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Scripting the Sacred: Medieval Latin Manuscripts

Scripting the Sacred, an exhibition of Western European manuscripts and fragments, showcases the medieval experience of reading. The exhibition is on display in the Peterson Gallery and Munger Rotunda of Green Library through March 17, 2013.

Studying these texts involved not only the absorption of knowledge, but also practices of interpretation, identification, and devotion. By focusing on the exercise of reading, this exhibition explores "scripting" in diverse forms: scribal activity, scripted performances, and inscribed divine things (res divinae).

Throughout the Middle Ages, the Bible remained the paradigmatic text for reading and studying. The exhibited biblical items highlight different preferences pertaining to legibility. Indeed, scribes designed manuscripts to guide, assist, and sometimes challenge readers, as medieval versions of biblical commentary and patristic works exemplify. The liturgical genres on display contain written and visual markers that instruct readers in the proper performance of the Mass, music, and specific feast days. The text portion of the liturgy helped stage the clergy's ceremonial duties. Liturgical fragments with musical notation assisted ritual actors in the memorization of stylized speech. Both components show how customized manuscripts promoted reading aloud. Miniature prayer books and books of hours demonstrate a late medieval trend toward privatized and personalized lay devotion.

Additional materials on exhibition include fine facsimiles from the Art & Architecture Library portraying the national origins of late antique and medieval scripts and illustration, fragments of ancient Egyptian papyri highlighting the gradual transition from papyrus to parchment and from scroll to codex, and a selection of codices and fragments–mainly recovered from the bindings of early printed books–from Stanford's paleography collections.

Far from being a static process, reading in the Middle Ages necessitated a dynamic relationship between manuscripts and their readers, at a much more deliberate and contemplative pace than most modern reading. As we encounter radical changes in our own digital age, this exhibit encourages us to think critically about how we interact with the text, and how these interactions condition the way we acquire knowledge.

Scripting the Sacred is curated by Kathryn Dickason, Ph.D. candidate in Religious Studies and David A. Jordan, assistant director for library development and associate curator for paleographical materials.

Exhibit cases are illuminated Monday through Saturday from 10 a.m. to 6 p.m. and Sunday from 1 to 6 p.m. The gallery is accessible whenever Green Library is open; hours vary with the academic schedule. To confirm library hours, call 650-723-0931 or go to http://library.stanford.edu/libraries_collections/hours_locations.html

For a map of campus and transportation information, go to http://www.stanford.edu/dept/visitorinfo/plan/maps.html

NOTE: The exhibition is free and open to the public; first-time visitors and those without Stanford ID must register at the entrance to Green Library before entering the building.

Kicker Rod Garcia boots a 31-yard field goal to give Stanford a 13–12 upset victory over Ohio State.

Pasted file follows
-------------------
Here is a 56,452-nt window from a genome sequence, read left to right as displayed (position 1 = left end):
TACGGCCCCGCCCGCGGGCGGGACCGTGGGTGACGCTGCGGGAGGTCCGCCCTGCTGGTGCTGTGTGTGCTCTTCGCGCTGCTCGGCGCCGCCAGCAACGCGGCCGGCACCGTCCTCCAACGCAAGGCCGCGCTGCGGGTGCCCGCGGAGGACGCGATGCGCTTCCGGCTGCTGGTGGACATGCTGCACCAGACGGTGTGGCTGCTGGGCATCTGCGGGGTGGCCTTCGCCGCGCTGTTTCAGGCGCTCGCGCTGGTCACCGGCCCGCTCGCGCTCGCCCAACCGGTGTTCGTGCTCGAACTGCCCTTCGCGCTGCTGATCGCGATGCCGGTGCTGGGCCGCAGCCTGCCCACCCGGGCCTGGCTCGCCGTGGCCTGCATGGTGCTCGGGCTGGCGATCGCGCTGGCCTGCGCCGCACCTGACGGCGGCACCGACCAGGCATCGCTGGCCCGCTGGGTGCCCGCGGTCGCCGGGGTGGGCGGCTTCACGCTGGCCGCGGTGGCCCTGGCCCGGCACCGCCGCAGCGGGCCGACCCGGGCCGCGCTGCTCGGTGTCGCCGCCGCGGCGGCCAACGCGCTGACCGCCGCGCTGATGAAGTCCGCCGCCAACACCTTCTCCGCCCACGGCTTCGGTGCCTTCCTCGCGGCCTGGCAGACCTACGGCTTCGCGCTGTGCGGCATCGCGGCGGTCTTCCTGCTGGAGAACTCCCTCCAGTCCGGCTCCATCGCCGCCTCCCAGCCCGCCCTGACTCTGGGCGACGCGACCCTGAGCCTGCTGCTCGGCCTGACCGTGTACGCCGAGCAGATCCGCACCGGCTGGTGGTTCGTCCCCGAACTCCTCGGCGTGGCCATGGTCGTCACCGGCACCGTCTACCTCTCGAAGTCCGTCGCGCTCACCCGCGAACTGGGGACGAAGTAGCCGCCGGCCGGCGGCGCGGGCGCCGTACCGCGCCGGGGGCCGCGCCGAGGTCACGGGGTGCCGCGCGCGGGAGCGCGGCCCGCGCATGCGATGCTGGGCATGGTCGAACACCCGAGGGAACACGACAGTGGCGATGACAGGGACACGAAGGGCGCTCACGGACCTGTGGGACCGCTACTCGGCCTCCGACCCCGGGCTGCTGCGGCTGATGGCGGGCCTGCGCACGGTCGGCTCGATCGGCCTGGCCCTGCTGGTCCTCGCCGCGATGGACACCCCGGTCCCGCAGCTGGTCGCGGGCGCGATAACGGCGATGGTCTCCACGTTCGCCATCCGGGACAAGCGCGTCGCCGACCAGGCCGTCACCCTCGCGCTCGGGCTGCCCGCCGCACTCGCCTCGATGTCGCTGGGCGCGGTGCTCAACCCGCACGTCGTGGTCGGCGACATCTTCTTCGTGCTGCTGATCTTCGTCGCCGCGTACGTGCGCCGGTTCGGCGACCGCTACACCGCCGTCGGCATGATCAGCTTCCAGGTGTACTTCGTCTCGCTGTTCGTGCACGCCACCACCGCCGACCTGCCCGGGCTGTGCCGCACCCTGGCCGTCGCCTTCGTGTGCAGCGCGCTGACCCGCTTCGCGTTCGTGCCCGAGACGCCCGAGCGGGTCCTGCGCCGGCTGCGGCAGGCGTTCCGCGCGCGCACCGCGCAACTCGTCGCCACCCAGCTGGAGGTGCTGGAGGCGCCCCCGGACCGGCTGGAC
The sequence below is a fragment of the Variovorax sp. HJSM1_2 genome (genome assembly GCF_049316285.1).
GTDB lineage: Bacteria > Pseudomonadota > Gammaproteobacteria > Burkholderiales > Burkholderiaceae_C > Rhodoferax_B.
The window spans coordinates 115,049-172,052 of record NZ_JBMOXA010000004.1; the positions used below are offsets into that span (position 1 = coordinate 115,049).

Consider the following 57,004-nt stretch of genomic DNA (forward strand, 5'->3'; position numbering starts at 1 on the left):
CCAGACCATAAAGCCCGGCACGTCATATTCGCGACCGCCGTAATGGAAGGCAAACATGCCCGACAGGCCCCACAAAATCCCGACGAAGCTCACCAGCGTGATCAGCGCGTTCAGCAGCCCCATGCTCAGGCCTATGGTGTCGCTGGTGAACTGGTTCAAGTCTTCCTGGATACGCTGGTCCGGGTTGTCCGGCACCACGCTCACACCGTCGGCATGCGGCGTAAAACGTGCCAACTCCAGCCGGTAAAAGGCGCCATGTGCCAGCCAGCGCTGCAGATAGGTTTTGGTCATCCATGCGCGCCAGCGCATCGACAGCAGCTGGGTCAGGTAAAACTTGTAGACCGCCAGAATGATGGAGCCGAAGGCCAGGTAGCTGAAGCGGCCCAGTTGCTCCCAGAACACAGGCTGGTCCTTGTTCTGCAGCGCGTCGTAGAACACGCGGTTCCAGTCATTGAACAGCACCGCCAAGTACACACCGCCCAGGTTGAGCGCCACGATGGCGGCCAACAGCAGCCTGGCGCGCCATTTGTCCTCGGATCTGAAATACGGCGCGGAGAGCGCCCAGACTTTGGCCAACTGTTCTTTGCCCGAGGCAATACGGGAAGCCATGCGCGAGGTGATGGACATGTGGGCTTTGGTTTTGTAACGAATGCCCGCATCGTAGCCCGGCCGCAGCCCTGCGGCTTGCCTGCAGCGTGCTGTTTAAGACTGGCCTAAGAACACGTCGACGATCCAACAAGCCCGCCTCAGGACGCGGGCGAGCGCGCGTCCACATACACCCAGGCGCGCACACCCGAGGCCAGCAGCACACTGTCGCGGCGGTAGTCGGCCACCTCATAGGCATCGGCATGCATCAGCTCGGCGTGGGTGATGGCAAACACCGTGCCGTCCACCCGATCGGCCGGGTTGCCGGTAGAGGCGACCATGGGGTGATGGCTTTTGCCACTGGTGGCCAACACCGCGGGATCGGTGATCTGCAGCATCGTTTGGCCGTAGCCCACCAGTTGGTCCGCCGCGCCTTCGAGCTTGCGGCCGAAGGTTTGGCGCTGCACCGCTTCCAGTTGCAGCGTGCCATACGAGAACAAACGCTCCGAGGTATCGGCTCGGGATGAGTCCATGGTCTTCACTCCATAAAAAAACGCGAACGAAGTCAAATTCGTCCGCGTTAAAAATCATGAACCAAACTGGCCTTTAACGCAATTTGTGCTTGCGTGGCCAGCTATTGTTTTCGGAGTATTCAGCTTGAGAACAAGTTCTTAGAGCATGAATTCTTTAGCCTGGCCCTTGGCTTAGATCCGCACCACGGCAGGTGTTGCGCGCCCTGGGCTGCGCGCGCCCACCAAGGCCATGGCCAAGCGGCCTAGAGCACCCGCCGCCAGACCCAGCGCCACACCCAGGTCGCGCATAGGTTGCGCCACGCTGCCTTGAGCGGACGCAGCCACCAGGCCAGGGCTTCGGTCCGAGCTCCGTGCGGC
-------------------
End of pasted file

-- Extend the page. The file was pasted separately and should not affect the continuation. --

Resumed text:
Are you counting the days until the 2013 Cardinal football season starts? If so, why not bask in the glow of past victories a little longer -- stop by the Bender Room (on the fifth floor of the Bing Wing) to see a selection of historic Rose Bowl memorabilia from the collections of the Stanford University Archives. The exhibit will be on view through the end of February.

On Thursday night at 6:30 in Annenberg auditorium there will be a screening of "American Meat" , a documentary about sustainable meat filmed from a farmer's perspective, preceded by food at 6:00. This will be followed at 8:00 by a panel discussion, featuring Maisie Greenawalt (Bon Appétit), Rosamond Naylor (Stanford's Center on Food Security and the Environment, Vasile Stanescu (Stanford, and Journal of Critical Animal Studies, and David Evans (Marin Sun Farms), moderated by Professor Debra Dunn (d.school).

Marilyn Yalom, author of How the French Invented Love: Nine Hundred Years of Passion and Romance, speaks this afternoon at the Stanford Humanities Center. Hear Yalom discuss her readings of French literary works and the memories of her experiences in France, which she uses in her book to illuminate the central tenets of France's gospel of love.

This event is free and open to all and a small reception and book signing will follow the talk.

You can read a review of How the French Invented Love here.

Check SearchWorks for titles by Marilyn Yalom available in the libraries.

Thursday, November 15, 2012. 4:15 PM.
Levinthal Hall, Stanford Humanities Center
424 Santa Teresa Street

Poster for the October 2012 Stanford Presidential Lecture in the Humanities and Arts, by Michael Ignatieff.

Michael Ignatieff Presidential Lecture Website

On October 15, 2012, at 6:00 p.m., Michael Ignatieff will give the 2012-2013 Stanford Presidential Lecture in the Humanities and Arts: "On Partisanship: Enemies and Adversaries in Politics."  The lecture will be held in the Stanford Humanities Center.

In preparation for this event, Matthew Marostica, Curator for Political Science and Economics in the Stanford University Libraries, has written an introductory essay about Ignatieff's remarkable work and career, including a rich annotated bibliography and set of excerpts from Ignatieff's writings.

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